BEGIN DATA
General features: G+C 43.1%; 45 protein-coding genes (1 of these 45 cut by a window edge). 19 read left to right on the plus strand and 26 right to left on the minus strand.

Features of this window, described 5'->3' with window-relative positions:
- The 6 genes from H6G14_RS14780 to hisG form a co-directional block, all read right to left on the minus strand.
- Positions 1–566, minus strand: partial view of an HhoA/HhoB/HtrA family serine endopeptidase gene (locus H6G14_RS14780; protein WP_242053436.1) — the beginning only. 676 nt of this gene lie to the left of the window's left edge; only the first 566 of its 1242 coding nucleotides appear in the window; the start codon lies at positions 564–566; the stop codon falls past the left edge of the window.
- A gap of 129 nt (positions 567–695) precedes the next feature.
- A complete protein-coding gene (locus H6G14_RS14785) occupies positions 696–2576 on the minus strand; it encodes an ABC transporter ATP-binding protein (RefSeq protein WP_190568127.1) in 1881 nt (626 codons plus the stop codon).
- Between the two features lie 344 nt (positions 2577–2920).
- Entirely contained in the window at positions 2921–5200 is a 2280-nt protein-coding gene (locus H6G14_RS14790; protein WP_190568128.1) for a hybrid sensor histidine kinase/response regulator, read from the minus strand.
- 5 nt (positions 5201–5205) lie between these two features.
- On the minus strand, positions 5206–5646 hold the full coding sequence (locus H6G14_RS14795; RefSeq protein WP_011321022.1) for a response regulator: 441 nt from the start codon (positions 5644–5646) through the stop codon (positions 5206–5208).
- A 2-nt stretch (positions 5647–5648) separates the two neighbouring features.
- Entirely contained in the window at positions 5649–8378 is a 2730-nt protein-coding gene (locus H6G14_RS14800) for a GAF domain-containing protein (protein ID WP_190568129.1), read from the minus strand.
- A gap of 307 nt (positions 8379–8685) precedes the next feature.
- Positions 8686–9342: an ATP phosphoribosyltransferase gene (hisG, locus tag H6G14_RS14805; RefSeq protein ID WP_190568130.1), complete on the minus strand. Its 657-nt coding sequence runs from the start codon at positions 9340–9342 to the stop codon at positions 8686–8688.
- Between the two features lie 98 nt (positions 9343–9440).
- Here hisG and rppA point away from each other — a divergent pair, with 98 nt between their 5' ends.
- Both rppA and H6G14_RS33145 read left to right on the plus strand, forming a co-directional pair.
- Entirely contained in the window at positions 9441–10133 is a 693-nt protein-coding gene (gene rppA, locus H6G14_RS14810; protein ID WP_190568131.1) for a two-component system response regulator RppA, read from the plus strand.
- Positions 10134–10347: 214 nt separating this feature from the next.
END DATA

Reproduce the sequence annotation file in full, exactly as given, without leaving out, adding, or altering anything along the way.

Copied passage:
General features: G+C 43.1%; 45 protein-coding genes (1 of these 45 cut by a window edge). 19 read left to right on the plus strand and 26 right to left on the minus strand.

Features of this window, described 5'->3' with window-relative positions:
- The 6 genes from H6G14_RS14780 to hisG form a co-directional block, all read right to left on the minus strand.
- Positions 1–566, minus strand: partial view of an HhoA/HhoB/HtrA family serine endopeptidase gene (locus H6G14_RS14780; protein WP_242053436.1) — the beginning only. 676 nt of this gene lie to the left of the window's left edge; only the first 566 of its 1242 coding nucleotides appear in the window; the start codon lies at positions 564–566; the stop codon falls past the left edge of the window.
- A gap of 129 nt (positions 567–695) precedes the next feature.
- A complete protein-coding gene (locus H6G14_RS14785) occupies positions 696–2576 on the minus strand; it encodes an ABC transporter ATP-binding protein (RefSeq protein WP_190568127.1) in 1881 nt (626 codons plus the stop codon).
- Between the two features lie 344 nt (positions 2577–2920).
- Entirely contained in the window at positions 2921–5200 is a 2280-nt protein-coding gene (locus H6G14_RS14790; protein WP_190568128.1) for a hybrid sensor histidine kinase/response regulator, read from the minus strand.
- 5 nt (positions 5201–5205) lie between these two features.
- On the minus strand, positions 5206–5646 hold the full coding sequence (locus H6G14_RS14795; RefSeq protein WP_011321022.1) for a response regulator: 441 nt from the start codon (positions 5644–5646) through the stop codon (positions 5206–5208).
- A 2-nt stretch (positions 5647–5648) separates the two neighbouring features.
- Entirely contained in the window at positions 5649–8378 is a 2730-nt protein-coding gene (locus H6G14_RS14800) for a GAF domain-containing protein (protein ID WP_190568129.1), read from the minus strand.
- A gap of 307 nt (positions 8379–8685) precedes the next feature.
- Positions 8686–9342: an ATP phosphoribosyltransferase gene (hisG, locus tag H6G14_RS14805; RefSeq protein ID WP_190568130.1), complete on the minus strand. Its 657-nt coding sequence runs from the start codon at positions 9340–9342 to the stop codon at positions 8686–8688.
- Between the two features lie 98 nt (positions 9343–9440).
- Here hisG and rppA point away from each other — a divergent pair, with 98 nt between their 5' ends.
- Both rppA and H6G14_RS33145 read left to right on the plus strand, forming a co-directional pair.
- Entirely contained in the window at positions 9441–10133 is a 693-nt protein-coding gene (gene rppA, locus H6G14_RS14810; protein ID WP_190568131.1) for a two-component system response regulator RppA, read from the plus strand.
- Positions 10134–10347: 214 nt separating this feature from the next.